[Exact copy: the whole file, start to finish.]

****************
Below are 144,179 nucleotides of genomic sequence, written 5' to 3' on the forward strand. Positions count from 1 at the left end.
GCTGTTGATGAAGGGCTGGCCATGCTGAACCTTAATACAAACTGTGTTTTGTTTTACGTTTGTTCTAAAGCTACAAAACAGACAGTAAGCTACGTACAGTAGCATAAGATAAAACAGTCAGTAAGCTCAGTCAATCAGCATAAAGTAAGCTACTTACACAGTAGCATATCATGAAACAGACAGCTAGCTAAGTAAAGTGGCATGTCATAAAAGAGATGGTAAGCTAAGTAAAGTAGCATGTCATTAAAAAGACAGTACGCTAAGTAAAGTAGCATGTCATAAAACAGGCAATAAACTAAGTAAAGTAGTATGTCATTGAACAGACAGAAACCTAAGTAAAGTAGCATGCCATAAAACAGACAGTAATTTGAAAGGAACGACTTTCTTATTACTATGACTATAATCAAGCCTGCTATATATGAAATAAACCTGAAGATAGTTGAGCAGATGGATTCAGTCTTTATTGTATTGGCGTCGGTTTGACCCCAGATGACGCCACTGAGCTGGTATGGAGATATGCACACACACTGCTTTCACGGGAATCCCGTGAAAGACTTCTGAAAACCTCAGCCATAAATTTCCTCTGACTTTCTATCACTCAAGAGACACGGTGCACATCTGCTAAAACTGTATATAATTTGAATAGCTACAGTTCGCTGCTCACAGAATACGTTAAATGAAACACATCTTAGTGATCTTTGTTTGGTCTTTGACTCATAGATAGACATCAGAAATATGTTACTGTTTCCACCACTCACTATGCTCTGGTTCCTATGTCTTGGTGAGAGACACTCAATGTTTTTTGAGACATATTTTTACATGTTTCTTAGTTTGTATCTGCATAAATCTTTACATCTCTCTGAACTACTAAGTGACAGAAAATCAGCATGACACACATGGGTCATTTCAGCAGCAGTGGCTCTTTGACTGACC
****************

Below are 144,179 nucleotides of genomic sequence, written 5' to 3' on the forward strand. Positions count from 1 at the left end.
GCTGTTGATGAAGGGCTGGCCATGCTGAACCTTAATACAAACTGTGTTTTGTTTTACGTTTGTTCTAAAGCTACAAAACAGACAGTAAGCTACGTACAGTAGCATAAGATAAAACAGTCAGTAAGCTCAGTCAATCAGCATAAAGTAAGCTACTTACACAGTAGCATATCATGAAACAGACAGCTAGCTAAGTAAAGTGGCATGTCATAAAAGAGATGGTAAGCTAAGTAAAGTAGCATGTCATTAAAAAGACAGTACGCTAAGTAAAGTAGCATGTCATAAAACAGGCAATAAACTAAGTAAAGTAGTATGTCATTGAACAGACAGAAACCTAAGTAAAGTAGCATGCCATAAAACAGACAGTAATTTGAAAGGAACGACTTTCTTATTACTATGACTATAATCAAGCCTGCTATATATGAAATAAACCTGAAGATAGTTGAGCAGATGGATTCAGTCTTTATTGTATTGGCGTCGGTTTGACCCCAGATGACGCCACTGAGCTGGTATGGAGATATGCACACACACTGCTTTCACGGGAATCCCGTGAAAGACTTCTGAAAACCTCAGCCATAAATTTCCTCTGACTTTCTATCACTCAAGAGACACGGTGCACATCTGCTAAAACTGTATATAATTTGAATAGCTACAGTTCGCTGCTCACAGAATACGTTAAATGAAACACATCTTAGTGATCTTTGTTTGGTCTTTGACTCATAGATAGACATCAGAAATATGTTACTGTTTCCACCACTCACTATGCTCTGGTTCCTATGTCTTGGTGAGAGACACTCAATGTTTTTTGAGACATATTTTTACATGTTTCTTAGTTTGTATCTGCATAAATCTTTACATCTCTCTGAACTACTAAGTGACAGAAAATCAGCATGACACACATGGGTCATTTCAGCAGCAGTGGCTCTTTGACTGACC